grown impotent and aged, entered upon Egypt, Asia,
Grsecia, Africk, Spain, France, coming to these na-
tions, not as to a prey, but as to a patrimony ; not re-
turning with spoil, but seating and planting themselves
in a number of provinces, which continue their pro-
geny, and bear their names till this day. And all these
men had no other wealth but their adventures, nor no
other title but their swords, nor no other press but their
poverty. For it was not with most of these people as
it is in countries reduced to a regular civility, that no
man almost marrieth except he see he have means to
live ; but population went on, howsoever sustentation
followed, and taught by necessity, as some writers re-
port, when they found themselves surcharged with
people, they divided their inhabitants into three parts,
and one third, as the lot fell, was sent abroad and left
to their adventures. Neither is the reason much un-
like, though the effect hath not followed in regard of
a special diversion, in the nation of the Swisses, inha-
biting a country, which in regard of the mountainous
situation, and the popular estate, doth generate faster
than it can sustain. In which people, it well appear-
ed what an authority iron had over gold at the battle of
Granson, at what time one of the principal jewels of
Burgundy was sold for twelve pence, by a poor Swiss,
thatknew no more of a precious stone than did /Esop's
cock. And although this people have made no plan-
tations with their arms, yet we see the reputation of
them such, as not only their forces have been employ-
ed and waged, but their alliance sought and purchas-
ed, by the greatest kings and states of Europe. So as
though fortune, as it fares sometimes with princes to
their servants, hath denied them a grant of lands, yet
she hath granted them liberal pensions, which are made
memorable and renowned to all posterity, by the event
which ensued to Lewis the twelfth ; who, being pres-
sed uncivilly by message from them tor the inhauncing
their pensions, entered into choler and broke out into
these words, " What ! will these villains of the moun-
" tains put a tax upon me ? which words cost him his



Of the true Greatness of Britain.

dutchy of Milan, and utterly ruined his affairs in Italy.
Neither was it indeed possible at this day, that that
nation should subsist without descents and impressions
upon their neighbours, were it not for the great utter-
ance of people which they make into the services of fo-
reign princes and estates, thereby discharging not only
number, but in that number such spirits as are most
stirring and turbulent.

And therefore we may conclude, that as largeness
of territory, severed from military virtue, is but a bur-
den y so that treasure and riches severed from the same,
is but a prey. It resteth therefore to make a reduc-
tion of this error also unto a truth by distinction and
limitation, which will be in this manner :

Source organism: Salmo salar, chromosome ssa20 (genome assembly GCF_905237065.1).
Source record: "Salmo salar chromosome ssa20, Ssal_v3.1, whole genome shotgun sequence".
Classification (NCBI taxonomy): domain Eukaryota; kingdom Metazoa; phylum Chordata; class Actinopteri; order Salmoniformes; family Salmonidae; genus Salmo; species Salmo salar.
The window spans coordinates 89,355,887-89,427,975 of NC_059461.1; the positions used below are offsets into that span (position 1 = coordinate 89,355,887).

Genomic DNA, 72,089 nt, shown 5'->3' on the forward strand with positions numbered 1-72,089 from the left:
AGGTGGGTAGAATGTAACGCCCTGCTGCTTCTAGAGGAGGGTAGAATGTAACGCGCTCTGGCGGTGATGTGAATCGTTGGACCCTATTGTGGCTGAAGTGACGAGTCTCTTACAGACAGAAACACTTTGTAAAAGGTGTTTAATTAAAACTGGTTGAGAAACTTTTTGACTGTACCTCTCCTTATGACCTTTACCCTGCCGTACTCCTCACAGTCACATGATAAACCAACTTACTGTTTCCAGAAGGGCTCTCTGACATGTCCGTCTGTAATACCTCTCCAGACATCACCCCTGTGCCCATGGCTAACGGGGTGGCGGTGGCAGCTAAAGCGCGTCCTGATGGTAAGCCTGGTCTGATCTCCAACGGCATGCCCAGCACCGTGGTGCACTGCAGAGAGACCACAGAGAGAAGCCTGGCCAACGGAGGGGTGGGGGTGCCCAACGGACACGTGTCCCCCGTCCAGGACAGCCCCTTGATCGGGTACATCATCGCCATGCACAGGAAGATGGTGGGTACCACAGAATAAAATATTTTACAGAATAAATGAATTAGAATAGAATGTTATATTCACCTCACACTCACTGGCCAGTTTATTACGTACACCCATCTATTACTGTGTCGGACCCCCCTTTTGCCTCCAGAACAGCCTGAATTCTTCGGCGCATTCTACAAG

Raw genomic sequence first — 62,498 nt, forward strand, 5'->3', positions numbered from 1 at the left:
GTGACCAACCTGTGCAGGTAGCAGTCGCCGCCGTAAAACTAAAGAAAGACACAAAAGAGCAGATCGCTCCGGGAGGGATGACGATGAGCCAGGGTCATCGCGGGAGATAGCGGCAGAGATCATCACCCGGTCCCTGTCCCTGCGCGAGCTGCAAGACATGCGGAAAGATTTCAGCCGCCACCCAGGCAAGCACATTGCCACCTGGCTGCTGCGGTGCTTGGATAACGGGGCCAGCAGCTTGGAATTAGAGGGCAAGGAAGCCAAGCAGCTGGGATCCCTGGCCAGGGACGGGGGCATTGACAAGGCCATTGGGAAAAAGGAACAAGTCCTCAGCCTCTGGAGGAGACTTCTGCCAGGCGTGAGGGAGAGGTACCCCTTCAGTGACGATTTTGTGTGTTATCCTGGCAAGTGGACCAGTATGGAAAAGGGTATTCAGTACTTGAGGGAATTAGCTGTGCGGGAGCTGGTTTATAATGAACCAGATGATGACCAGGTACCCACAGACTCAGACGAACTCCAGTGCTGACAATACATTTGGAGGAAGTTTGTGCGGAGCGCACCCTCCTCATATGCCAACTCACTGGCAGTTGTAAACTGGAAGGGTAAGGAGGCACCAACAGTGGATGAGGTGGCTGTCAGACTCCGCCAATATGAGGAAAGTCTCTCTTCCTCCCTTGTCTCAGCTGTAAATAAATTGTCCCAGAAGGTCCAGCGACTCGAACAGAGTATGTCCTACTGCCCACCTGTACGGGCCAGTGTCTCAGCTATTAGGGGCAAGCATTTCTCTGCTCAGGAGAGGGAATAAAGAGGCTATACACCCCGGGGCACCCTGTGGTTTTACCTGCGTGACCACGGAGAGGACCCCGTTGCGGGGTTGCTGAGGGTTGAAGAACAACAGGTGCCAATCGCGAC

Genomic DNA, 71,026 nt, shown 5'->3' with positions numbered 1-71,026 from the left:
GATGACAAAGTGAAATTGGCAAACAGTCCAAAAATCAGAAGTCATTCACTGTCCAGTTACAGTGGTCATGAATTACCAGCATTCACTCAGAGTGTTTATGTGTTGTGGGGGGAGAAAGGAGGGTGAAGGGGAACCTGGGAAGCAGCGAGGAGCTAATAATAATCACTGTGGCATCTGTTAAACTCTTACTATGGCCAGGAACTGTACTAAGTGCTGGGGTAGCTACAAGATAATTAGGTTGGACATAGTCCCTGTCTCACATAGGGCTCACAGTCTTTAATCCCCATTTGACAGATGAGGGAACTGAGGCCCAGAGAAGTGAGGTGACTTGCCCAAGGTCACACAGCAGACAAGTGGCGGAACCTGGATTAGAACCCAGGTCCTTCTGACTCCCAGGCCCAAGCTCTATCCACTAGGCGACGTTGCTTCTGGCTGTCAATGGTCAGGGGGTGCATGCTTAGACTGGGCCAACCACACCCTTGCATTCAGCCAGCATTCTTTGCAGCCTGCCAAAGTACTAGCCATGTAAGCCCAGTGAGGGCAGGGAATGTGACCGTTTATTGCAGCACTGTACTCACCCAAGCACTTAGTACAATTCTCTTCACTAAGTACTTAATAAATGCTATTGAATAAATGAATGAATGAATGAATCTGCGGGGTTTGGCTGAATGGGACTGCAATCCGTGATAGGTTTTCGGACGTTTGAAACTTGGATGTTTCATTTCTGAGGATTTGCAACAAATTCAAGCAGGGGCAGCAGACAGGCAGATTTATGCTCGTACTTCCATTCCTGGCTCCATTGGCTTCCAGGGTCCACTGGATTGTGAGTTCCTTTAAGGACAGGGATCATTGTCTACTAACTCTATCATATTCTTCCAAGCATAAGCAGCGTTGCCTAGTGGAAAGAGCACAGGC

Treasure and moneys do then add true greatness and
strength to a state, when they are accompanied with
these three conditions :

First, The same condition which hath been annexed
to largeness of territory, that is, that they be joined
with martial prowess and valour.
Secondly, That treasure doth then advance greatness,
when it is rather in mediocrity than in great abun-
dance. And again better, when some part of
the state is poor, than when all parts of it are
rich.

And lastly, That treasure in a state is more or less
serviceable, as the hands are in which the wealth
chiefly resteth.

For the first of these, it is a thing that cannot be
denied, that in equality of valour the better purse is an
advantage. For like as in wrestling between man
and man, if there be a great overmatch in strength, it
is to little purpose though one have the better breath ;
but, if the strength be near equal, then he that is
shorter winded will, if the wager consist of many falls,
in the end have the worst : so it is in the wars, if it be
a match between a valiant people and a cowardly, the
advantage of treasure will not serve ; but if they
be near in valour, then the better monied state will be
the better able to continue the war, and so in the end
to prevail. But if any man think that money can make



Of the true Greatness of Britain. 423

those provisions at the first encounters, that no differ-
ence of valour can countervail, let him look back but
into those examples which have been brought, and he
must confess, that all those furnitures whatsoever, are
but shews and mummeries, and cannot shrowd fear
against resolution; For there shall he find companies
armed with armour of proof taken out of the stately
armories of kings who spared no cost, overthrown by
men armed by private bargain and chance as they
could get it : there shall he find armies appointed with
horses bred of purpose, and in choice races, chariots of
war, elephants, and the like terrors, mastered by ar-
mies meanly appointed. So of towns strongly fortified,